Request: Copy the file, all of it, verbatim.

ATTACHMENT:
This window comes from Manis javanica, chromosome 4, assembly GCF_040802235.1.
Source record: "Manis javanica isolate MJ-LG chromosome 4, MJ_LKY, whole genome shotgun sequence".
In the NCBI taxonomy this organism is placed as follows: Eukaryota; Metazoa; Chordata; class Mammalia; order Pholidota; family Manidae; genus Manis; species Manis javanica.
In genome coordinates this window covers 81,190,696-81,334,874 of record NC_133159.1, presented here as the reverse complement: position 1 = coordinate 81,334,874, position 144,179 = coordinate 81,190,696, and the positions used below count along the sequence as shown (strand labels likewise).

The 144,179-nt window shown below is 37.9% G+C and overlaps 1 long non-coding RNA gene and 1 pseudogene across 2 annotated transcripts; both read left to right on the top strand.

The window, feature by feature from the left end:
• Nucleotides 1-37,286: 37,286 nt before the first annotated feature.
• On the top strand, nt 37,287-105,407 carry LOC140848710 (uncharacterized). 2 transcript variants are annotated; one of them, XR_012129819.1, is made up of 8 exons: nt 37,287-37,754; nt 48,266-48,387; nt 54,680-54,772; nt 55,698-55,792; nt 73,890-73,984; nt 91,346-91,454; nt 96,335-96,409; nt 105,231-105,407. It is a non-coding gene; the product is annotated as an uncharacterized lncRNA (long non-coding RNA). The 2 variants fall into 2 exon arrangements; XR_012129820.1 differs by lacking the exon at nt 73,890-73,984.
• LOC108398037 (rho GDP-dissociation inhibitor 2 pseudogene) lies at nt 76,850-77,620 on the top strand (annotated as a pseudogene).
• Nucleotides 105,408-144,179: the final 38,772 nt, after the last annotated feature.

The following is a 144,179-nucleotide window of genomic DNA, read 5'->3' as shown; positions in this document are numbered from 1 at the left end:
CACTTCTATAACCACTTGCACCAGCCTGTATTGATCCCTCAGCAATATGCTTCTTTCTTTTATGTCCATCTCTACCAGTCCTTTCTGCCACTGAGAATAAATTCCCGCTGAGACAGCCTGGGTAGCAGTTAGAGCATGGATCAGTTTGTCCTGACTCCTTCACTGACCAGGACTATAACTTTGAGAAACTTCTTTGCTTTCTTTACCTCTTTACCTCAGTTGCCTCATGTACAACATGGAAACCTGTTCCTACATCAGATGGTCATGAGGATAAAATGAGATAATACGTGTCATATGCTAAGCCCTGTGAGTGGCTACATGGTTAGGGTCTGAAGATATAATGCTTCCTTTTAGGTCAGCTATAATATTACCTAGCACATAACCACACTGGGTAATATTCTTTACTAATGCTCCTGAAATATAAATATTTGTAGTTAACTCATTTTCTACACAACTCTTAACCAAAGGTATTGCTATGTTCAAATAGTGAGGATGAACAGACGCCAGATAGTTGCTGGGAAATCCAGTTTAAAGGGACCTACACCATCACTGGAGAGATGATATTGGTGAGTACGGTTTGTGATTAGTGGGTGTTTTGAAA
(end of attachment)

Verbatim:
This window comes from Manis javanica, chromosome 4, assembly GCF_040802235.1.
Source record: "Manis javanica isolate MJ-LG chromosome 4, MJ_LKY, whole genome shotgun sequence".
In the NCBI taxonomy this organism is placed as follows: Eukaryota; Metazoa; Chordata; class Mammalia; order Pholidota; family Manidae; genus Manis; species Manis javanica.
In genome coordinates this window covers 81,190,696-81,334,874 of record NC_133159.1, presented here as the reverse complement: position 1 = coordinate 81,334,874, position 144,179 = coordinate 81,190,696, and the positions used below count along the sequence as shown (strand labels likewise).

The 144,179-nt window shown below is 37.9% G+C and overlaps 1 long non-coding RNA gene and 1 pseudogene across 2 annotated transcripts; both read left to right on the top strand.

The window, feature by feature from the left end:
• Nucleotides 1-37,286: 37,286 nt before the first annotated feature.
• On the top strand, nt 37,287-105,407 carry LOC140848710 (uncharacterized). 2 transcript variants are annotated; one of them, XR_012129819.1, is made up of 8 exons: nt 37,287-37,754; nt 48,266-48,387; nt 54,680-54,772; nt 55,698-55,792; nt 73,890-73,984; nt 91,346-91,454; nt 96,335-96,409; nt 105,231-105,407. It is a non-coding gene; the product is annotated as an uncharacterized lncRNA (long non-coding RNA). The 2 variants fall into 2 exon arrangements; XR_012129820.1 differs by lacking the exon at nt 73,890-73,984.
• LOC108398037 (rho GDP-dissociation inhibitor 2 pseudogene) lies at nt 76,850-77,620 on the top strand (annotated as a pseudogene).
• Nucleotides 105,408-144,179: the final 38,772 nt, after the last annotated feature.

The following is a 144,179-nucleotide window of genomic DNA, read 5'->3' as shown; positions in this document are numbered from 1 at the left end:
CACTTCTATAACCACTTGCACCAGCCTGTATTGATCCCTCAGCAATATGCTTCTTTCTTTTATGTCCATCTCTACCAGTCCTTTCTGCCACTGAGAATAAATTCCCGCTGAGACAGCCTGGGTAGCAGTTAGAGCATGGATCAGTTTGTCCTGACTCCTTCACTGACCAGGACTATAACTTTGAGAAACTTCTTTGCTTTCTTTACCTCTTTACCTCAGTTGCCTCATGTACAACATGGAAACCTGTTCCTACATCAGATGGTCATGAGGATAAAATGAGATAATACGTGTCATATGCTAAGCCCTGTGAGTGGCTACATGGTTAGGGTCTGAAGATATAATGCTTCCTTTTAGGTCAGCTATAATATTACCTAGCACATAACCACACTGGGTAATATTCTTTACTAATGCTCCTGAAATATAAATATTTGTAGTTAACTCATTTTCTACACAACTCTTAACCAAAGGTATTGCTATGTTCAAATAGTGAGGATGAACAGACGCCAGATAGTTGCTGGGAAATCCAGTTTAAAGGGACCTACACCATCACTGGAGAGATGATATTGGTGAGTACGGTTTGTGATTAGTGGGTGTTTTGAAA